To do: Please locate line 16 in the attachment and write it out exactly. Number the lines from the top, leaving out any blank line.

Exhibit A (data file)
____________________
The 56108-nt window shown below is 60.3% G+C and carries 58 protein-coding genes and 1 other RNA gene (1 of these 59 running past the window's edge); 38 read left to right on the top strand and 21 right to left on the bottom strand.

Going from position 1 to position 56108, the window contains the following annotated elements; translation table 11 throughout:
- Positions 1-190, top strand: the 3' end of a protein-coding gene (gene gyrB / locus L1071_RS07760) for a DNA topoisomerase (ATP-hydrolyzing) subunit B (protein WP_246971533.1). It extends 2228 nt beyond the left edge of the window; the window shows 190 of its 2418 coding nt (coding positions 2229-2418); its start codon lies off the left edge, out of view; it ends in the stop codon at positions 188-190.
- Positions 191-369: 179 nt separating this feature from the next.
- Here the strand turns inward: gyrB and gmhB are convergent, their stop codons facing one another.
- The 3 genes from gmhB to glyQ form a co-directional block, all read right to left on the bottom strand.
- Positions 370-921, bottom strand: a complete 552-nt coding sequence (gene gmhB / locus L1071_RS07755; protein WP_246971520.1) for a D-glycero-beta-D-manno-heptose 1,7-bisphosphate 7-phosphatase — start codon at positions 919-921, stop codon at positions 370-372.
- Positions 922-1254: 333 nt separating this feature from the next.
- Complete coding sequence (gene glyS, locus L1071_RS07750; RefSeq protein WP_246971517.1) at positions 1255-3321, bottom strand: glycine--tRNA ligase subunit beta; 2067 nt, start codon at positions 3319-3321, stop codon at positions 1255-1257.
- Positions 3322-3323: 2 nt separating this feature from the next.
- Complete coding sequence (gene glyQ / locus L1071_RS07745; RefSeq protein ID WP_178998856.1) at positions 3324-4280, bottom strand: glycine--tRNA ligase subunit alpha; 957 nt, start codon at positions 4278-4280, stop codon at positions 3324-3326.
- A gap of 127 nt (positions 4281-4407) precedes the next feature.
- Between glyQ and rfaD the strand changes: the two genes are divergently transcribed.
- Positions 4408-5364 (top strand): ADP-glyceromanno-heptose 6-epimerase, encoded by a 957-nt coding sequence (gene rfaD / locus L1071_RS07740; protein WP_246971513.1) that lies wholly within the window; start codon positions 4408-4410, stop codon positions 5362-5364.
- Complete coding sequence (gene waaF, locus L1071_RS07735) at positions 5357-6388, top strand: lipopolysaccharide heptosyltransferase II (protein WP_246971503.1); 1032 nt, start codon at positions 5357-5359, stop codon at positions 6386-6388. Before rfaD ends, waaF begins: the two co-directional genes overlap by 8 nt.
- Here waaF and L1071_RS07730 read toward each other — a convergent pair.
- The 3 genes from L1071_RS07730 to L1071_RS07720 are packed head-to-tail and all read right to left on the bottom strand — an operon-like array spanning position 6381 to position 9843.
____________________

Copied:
- Here waaF and L1071_RS07730 read toward each other — a convergent pair.